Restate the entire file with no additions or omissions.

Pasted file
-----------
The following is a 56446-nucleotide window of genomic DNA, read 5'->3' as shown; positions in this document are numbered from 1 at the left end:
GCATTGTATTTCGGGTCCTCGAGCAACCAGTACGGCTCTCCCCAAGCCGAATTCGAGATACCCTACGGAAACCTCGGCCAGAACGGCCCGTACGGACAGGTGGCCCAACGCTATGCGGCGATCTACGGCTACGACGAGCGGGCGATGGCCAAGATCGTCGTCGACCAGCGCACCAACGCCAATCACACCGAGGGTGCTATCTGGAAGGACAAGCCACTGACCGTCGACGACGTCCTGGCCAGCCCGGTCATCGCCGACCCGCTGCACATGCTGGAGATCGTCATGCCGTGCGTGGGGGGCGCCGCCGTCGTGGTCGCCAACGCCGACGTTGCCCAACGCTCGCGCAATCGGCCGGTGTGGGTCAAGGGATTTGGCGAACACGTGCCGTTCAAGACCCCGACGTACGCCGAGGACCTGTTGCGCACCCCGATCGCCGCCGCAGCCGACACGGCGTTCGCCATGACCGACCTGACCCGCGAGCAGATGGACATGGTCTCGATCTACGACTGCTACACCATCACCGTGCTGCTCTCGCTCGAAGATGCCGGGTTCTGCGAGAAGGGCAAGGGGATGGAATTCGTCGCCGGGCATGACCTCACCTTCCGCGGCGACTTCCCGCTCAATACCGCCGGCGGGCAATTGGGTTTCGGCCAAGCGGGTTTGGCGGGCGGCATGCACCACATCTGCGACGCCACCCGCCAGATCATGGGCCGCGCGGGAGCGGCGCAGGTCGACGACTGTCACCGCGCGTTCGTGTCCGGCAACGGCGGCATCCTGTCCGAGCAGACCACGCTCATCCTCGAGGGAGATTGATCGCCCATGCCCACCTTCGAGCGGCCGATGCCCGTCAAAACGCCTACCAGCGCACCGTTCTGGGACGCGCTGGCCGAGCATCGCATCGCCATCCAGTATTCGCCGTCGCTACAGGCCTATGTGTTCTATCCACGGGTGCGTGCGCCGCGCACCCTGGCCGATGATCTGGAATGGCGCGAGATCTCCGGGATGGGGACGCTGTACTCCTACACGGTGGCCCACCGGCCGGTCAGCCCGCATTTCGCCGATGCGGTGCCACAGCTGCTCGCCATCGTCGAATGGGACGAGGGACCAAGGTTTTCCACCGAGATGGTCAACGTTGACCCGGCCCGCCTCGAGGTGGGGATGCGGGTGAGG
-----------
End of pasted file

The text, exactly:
The following is a 56446-nucleotide window of genomic DNA, read 5'->3' as shown; positions in this document are numbered from 1 at the left end:
GCATTGTATTTCGGGTCCTCGAGCAACCAGTACGGCTCTCCCCAAGCCGAATTCGAGATACCCTACGGAAACCTCGGCCAGAACGGCCCGTACGGACAGGTGGCCCAACGCTATGCGGCGATCTACGGCTACGACGAGCGGGCGATGGCCAAGATCGTCGTCGACCAGCGCACCAACGCCAATCACACCGAGGGTGCTATCTGGAAGGACAAGCCACTGACCGTCGACGACGTCCTGGCCAGCCCGGTCATCGCCGACCCGCTGCACATGCTGGAGATCGTCATGCCGTGCGTGGGGGGCGCCGCCGTCGTGGTCGCCAACGCCGACGTTGCCCAACGCTCGCGCAATCGGCCGGTGTGGGTCAAGGGATTTGGCGAACACGTGCCGTTCAAGACCCCGACGTACGCCGAGGACCTGTTGCGCACCCCGATCGCCGCCGCAGCCGACACGGCGTTCGCCATGACCGACCTGACCCGCGAGCAGATGGACATGGTCTCGATCTACGACTGCTACACCATCACCGTGCTGCTCTCGCTCGAAGATGCCGGGTTCTGCGAGAAGGGCAAGGGGATGGAATTCGTCGCCGGGCATGACCTCACCTTCCGCGGCGACTTCCCGCTCAATACCGCCGGCGGGCAATTGGGTTTCGGCCAAGCGGGTTTGGCGGGCGGCATGCACCACATCTGCGACGCCACCCGCCAGATCATGGGCCGCGCGGGAGCGGCGCAGGTCGACGACTGTCACCGCGCGTTCGTGTCCGGCAACGGCGGCATCCTGTCCGAGCAGACCACGCTCATCCTCGAGGGAGATTGATCGCCCATGCCCACCTTCGAGCGGCCGATGCCCGTCAAAACGCCTACCAGCGCACCGTTCTGGGACGCGCTGGCCGAGCATCGCATCGCCATCCAGTATTCGCCGTCGCTACAGGCCTATGTGTTCTATCCACGGGTGCGTGCGCCGCGCACCCTGGCCGATGATCTGGAATGGCGCGAGATCTCCGGGATGGGGACGCTGTACTCCTACACGGTGGCCCACCGGCCGGTCAGCCCGCATTTCGCCGATGCGGTGCCACAGCTGCTCGCCATCGTCGAATGGGACGAGGGACCAAGGTTTTCCACCGAGATGGTCAACGTTGACCCGGCCCGCCTCGAGGTGGGGATGCGGGTGAGG